The Battle of Ap Bac, Vietnam: They Did Everything But Learn From It
by David M. Toczek. Naval Institute Press, Annapolis, MD, 2007, $19.95
David Toczek, a serving U.S. Army officer and former history professor at the United States Military Academy, has written the definitive treatment of the battle of Ap Bac, a minor action in January 1963 that had major implications. Toczek puts the battle in the larger historical context, maintaining that its implications were completely ignored. He describes it as “an interesting historical paradox,” saying that “its greatest importance lies in its perceived unimportance to American policy makers.”
The book is divided into three distinct parts. The first sets the stage by discussing the belligerents and the events that led to the battle. Clearly and concisely, the author provides a good appreciation for the problems that confronted the early American advisors.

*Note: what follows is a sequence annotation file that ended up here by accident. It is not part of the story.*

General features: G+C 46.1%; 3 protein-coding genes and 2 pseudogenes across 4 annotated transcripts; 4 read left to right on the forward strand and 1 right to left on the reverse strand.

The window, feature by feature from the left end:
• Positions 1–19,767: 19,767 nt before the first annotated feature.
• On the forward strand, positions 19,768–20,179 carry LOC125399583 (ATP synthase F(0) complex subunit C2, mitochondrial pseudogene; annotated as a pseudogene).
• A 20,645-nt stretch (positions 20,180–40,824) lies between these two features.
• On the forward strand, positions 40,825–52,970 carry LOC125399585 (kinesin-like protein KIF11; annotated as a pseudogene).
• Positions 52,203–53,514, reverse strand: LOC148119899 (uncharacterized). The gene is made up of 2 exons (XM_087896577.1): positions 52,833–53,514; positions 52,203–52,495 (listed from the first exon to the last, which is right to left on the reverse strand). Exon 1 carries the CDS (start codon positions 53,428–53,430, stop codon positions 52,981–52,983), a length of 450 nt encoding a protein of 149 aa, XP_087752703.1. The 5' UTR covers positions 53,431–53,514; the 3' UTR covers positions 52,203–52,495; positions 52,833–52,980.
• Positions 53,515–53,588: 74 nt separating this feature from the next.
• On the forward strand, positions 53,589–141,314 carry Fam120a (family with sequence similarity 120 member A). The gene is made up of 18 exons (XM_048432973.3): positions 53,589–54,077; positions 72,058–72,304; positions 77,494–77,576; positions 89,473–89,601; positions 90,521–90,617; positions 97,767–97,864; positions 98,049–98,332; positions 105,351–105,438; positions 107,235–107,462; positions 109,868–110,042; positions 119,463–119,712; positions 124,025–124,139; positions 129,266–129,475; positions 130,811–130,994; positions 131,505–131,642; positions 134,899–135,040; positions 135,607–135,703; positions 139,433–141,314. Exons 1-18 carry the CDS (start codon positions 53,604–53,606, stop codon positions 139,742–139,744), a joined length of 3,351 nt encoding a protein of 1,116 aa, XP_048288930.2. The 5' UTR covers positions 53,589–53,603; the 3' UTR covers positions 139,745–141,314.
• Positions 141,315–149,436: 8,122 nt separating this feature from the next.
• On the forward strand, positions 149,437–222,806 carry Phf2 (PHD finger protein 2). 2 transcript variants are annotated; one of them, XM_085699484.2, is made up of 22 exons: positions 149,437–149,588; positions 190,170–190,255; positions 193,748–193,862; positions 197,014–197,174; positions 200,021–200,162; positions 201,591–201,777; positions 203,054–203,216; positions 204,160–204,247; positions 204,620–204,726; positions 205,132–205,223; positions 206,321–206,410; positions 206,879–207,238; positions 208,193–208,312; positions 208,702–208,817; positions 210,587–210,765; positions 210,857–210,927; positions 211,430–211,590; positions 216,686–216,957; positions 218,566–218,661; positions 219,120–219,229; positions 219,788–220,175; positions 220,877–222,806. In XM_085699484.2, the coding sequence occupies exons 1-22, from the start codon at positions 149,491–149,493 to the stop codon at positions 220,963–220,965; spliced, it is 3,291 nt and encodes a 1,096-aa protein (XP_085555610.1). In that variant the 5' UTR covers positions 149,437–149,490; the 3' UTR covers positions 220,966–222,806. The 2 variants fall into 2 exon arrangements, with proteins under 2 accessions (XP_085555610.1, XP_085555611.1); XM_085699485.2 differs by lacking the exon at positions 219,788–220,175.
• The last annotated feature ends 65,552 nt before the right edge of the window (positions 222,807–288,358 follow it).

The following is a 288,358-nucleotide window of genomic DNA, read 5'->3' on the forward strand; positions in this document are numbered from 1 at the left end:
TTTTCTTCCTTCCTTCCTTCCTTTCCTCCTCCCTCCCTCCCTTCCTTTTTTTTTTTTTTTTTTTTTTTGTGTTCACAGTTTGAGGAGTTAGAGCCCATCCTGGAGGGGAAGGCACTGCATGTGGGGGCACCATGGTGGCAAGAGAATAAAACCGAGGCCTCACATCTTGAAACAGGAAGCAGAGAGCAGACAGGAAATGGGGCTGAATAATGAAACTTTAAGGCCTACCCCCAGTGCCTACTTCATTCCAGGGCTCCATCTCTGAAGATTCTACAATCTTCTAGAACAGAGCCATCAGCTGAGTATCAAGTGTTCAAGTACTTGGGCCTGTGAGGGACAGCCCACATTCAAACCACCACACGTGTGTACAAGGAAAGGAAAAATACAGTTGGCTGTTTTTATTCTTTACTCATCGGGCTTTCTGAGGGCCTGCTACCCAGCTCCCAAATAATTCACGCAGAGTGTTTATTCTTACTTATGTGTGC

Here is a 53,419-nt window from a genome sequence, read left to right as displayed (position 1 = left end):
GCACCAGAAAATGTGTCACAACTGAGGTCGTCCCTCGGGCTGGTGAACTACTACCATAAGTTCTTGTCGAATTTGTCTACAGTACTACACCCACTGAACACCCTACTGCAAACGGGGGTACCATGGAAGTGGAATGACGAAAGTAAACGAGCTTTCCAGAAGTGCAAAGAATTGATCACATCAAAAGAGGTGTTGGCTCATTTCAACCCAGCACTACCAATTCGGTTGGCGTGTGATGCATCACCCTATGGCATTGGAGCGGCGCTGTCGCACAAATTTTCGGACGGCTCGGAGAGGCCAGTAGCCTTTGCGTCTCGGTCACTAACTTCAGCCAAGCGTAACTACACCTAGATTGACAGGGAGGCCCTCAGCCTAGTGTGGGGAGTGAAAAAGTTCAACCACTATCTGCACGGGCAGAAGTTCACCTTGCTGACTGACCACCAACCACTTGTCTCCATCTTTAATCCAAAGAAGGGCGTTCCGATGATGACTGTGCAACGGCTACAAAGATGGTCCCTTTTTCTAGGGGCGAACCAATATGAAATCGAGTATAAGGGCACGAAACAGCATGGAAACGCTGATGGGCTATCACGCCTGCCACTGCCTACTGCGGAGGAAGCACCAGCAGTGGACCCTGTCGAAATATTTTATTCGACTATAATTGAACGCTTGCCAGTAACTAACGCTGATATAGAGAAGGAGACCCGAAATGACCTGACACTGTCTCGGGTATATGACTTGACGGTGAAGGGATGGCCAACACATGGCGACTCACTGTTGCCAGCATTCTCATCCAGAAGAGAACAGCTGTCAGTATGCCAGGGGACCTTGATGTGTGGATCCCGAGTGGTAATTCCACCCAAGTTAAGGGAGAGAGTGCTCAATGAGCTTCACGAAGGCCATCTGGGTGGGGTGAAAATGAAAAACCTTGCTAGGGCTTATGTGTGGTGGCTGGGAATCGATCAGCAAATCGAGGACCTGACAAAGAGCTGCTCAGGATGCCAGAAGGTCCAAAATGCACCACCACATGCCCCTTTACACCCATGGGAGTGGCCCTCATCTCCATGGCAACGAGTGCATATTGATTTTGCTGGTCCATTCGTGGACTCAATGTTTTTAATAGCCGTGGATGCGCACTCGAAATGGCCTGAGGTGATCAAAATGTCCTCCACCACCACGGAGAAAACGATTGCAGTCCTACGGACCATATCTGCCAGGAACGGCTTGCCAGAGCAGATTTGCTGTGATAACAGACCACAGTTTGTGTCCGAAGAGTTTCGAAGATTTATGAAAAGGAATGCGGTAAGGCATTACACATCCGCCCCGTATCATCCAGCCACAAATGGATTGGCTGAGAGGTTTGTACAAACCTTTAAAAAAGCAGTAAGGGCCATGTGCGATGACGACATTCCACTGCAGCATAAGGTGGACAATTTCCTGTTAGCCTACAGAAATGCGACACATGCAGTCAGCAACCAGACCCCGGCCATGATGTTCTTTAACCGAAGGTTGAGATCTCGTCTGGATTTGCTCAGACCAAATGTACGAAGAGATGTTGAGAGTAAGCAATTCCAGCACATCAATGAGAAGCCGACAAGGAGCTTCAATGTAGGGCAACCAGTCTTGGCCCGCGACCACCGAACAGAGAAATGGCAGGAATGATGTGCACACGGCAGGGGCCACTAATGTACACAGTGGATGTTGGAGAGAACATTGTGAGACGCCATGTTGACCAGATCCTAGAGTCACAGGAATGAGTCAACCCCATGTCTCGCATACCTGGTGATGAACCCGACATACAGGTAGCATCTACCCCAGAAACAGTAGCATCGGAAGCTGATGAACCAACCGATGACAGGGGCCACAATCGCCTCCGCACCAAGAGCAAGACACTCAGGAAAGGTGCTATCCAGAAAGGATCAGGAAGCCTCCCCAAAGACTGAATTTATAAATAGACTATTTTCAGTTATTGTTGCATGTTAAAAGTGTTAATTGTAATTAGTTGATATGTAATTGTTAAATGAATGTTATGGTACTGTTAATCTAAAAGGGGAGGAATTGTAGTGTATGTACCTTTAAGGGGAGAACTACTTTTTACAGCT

The second part is a detailed description of the outcome of the battle, in which a small group of VC stood their ground and inflicted heavy casualties on the larger and much better-armed South Vietnamese forces. Despite what Lt. Col. John Paul Vann, senior advisor to the 7th ARVN Division, called “a miserable damn performance” by the South Vietnamese, the U.S. command in Saigon touted the battle as a great victory for the ARVN.
The third part focuses on why the American military leadership failed to learn the lessons it should have gleaned from the battle’s outcome. Rather than see it as emblematic not only of the ills that beset the South Vietnamese armed forces, but also the “advisory system’s limitations,” senior military and government officials adhered to the official optimistic line, refusing to draw any connection between the ARVN’s poor performance and those limitations. Accordingly they “missed the warning signs of a flawed policy in Southeast Asia.”
Originally published in the August 2008 issue of Vietnam Magazine. To subscribe, click here.